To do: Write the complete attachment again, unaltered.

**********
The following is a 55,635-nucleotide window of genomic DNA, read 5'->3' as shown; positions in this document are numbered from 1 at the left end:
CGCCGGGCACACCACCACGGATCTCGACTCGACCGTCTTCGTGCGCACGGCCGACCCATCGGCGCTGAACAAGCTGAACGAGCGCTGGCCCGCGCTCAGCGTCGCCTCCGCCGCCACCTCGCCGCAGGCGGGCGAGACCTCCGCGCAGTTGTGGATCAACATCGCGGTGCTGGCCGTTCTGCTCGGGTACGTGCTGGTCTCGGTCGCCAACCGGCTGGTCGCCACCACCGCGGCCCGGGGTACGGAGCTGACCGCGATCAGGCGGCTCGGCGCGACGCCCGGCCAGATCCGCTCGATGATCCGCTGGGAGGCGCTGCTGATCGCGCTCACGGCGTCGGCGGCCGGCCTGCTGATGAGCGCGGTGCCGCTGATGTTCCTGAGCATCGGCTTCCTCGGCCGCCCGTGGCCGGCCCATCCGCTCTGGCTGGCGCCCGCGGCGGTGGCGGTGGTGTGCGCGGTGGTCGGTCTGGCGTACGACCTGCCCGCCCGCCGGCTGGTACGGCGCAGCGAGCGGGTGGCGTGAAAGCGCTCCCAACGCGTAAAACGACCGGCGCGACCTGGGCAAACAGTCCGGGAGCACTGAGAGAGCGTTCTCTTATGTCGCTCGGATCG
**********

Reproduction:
The following is a 55,635-nucleotide window of genomic DNA, read 5'->3' as shown; positions in this document are numbered from 1 at the left end:
CGCCGGGCACACCACCACGGATCTCGACTCGACCGTCTTCGTGCGCACGGCCGACCCATCGGCGCTGAACAAGCTGAACGAGCGCTGGCCCGCGCTCAGCGTCGCCTCCGCCGCCACCTCGCCGCAGGCGGGCGAGACCTCCGCGCAGTTGTGGATCAACATCGCGGTGCTGGCCGTTCTGCTCGGGTACGTGCTGGTCTCGGTCGCCAACCGGCTGGTCGCCACCACCGCGGCCCGGGGTACGGAGCTGACCGCGATCAGGCGGCTCGGCGCGACGCCCGGCCAGATCCGCTCGATGATCCGCTGGGAGGCGCTGCTGATCGCGCTCACGGCGTCGGCGGCCGGCCTGCTGATGAGCGCGGTGCCGCTGATGTTCCTGAGCATCGGCTTCCTCGGCCGCCCGTGGCCGGCCCATCCGCTCTGGCTGGCGCCCGCGGCGGTGGCGGTGGTGTGCGCGGTGGTCGGTCTGGCGTACGACCTGCCCGCCCGCCGGCTGGTACGGCGCAGCGAGCGGGTGGCGTGAAAGCGCTCCCAACGCGTAAAACGACCGGCGCGACCTGGGCAAACAGTCCGGGAGCACTGAGAGAGCGTTCTCTTATGTCGCTCGGATCG